Off patrol, Campus Watch member puts pen to paper

Steve Crosland, of Dunedin, reads one of his three children’s books, Grandad’s Nose Hair, to his...
Steve Crosland, of Dunedin, reads one of his three children’s books, Grandad’s Nose Hair, to his grandchildren, Devan Crosland (16) and Vienna (7) and Leith (9) McClenaghan. PHOTO: GREGOR RICHARDSON
If you see Campus Watch team member Steve Crosland scribbling in a notebook during a shift, it does not necessarily follow that he is taking notes about a student escapade.

Inspiration may have just struck for his latest children’s book.

In his 12 years working for the University of Otago safety service, Mr Crosland has also penned three books for children.

Writing them around his shifts, the grandfather of eight said it all started with a request.

"My granddaughter Devon wanted me to write her a story, and I couldn’t say no," he said.

In 2016, with no formal training, he wrote Louise Stuck Up to Her Knees, about a girl who finds herself stuck in a "puddle of sticky, ooey, gooey, runny honey" and is helped to free herself by a host of animals.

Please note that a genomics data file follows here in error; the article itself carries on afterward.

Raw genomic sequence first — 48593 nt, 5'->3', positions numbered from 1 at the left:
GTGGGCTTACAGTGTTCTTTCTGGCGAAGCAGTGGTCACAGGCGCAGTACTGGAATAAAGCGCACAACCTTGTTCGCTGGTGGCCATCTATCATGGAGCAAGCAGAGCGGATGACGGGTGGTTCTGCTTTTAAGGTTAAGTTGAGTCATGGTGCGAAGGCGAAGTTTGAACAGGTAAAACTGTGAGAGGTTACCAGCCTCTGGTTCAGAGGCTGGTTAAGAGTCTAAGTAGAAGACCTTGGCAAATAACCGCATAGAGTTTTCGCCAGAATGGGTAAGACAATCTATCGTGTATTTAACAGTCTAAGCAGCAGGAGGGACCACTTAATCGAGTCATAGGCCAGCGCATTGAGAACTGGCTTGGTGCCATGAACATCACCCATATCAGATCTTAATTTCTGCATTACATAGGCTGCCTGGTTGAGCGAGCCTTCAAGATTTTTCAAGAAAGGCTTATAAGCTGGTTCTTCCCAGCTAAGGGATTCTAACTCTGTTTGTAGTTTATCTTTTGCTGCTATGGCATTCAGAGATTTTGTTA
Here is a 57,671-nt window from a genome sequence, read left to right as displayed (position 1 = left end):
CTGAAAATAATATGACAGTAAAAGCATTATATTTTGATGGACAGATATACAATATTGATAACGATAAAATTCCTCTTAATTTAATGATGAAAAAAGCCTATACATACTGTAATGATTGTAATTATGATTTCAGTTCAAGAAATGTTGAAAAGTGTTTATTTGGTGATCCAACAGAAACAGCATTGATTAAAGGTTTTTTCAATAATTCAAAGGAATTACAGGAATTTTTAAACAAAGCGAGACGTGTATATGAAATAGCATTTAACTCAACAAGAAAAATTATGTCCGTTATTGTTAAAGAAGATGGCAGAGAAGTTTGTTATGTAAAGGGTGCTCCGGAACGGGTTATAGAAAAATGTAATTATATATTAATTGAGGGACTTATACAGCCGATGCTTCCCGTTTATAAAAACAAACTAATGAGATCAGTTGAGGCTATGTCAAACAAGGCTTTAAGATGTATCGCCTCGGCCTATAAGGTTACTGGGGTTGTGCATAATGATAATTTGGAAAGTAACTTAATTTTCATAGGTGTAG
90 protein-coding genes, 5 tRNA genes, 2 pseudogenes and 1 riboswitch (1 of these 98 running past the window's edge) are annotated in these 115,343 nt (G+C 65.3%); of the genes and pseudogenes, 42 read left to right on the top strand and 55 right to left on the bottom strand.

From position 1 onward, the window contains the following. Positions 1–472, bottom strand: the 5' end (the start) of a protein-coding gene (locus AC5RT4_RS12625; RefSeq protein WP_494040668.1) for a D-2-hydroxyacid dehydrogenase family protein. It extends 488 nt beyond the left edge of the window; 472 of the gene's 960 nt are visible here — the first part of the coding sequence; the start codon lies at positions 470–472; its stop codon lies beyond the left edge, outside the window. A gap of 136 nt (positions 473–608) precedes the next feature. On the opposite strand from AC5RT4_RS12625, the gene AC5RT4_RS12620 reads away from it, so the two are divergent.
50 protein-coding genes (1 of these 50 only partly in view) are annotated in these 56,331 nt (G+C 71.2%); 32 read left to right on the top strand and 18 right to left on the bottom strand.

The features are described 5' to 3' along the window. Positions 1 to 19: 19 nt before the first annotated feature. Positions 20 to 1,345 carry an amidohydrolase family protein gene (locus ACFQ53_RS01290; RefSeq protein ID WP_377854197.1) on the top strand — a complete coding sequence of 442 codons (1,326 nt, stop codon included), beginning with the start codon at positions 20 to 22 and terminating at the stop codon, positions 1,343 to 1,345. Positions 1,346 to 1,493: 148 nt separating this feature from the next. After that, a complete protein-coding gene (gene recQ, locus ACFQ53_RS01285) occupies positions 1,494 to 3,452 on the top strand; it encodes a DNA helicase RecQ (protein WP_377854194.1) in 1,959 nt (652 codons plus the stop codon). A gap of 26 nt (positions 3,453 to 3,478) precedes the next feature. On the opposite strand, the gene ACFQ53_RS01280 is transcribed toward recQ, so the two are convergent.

"I like rhyme. It’s easier than prose," Mr Crosland said.

Urged on by friends, he sent his manuscript off to London publisher Austin Macauley, which duly published it.

This debut was followed by The Land of Mud in 2019.

That book, he said, was about accepting people for who they are.

Last year, Balboa Press published Grandad’s Nose Hair, about a grandfather with nose hair so long the Queen of Schnoz had measured it.

"I got this idea when my granddaughter met my father.

"He was looking a bit rough, but she didn’t notice any of that," he said.

Dunedin artist Alex Rinaldi illustrated Mr Crosland’s latest two books.

Mr Crosland said the things children said and did inspired him.

"Now and then students around campus act like children," he said.

Although he occasionally wrote poems about students and what they got up to, he kept those in his private collection.

His advice to would-be authors was simple: "just write".

"It’s one step after another," he said.

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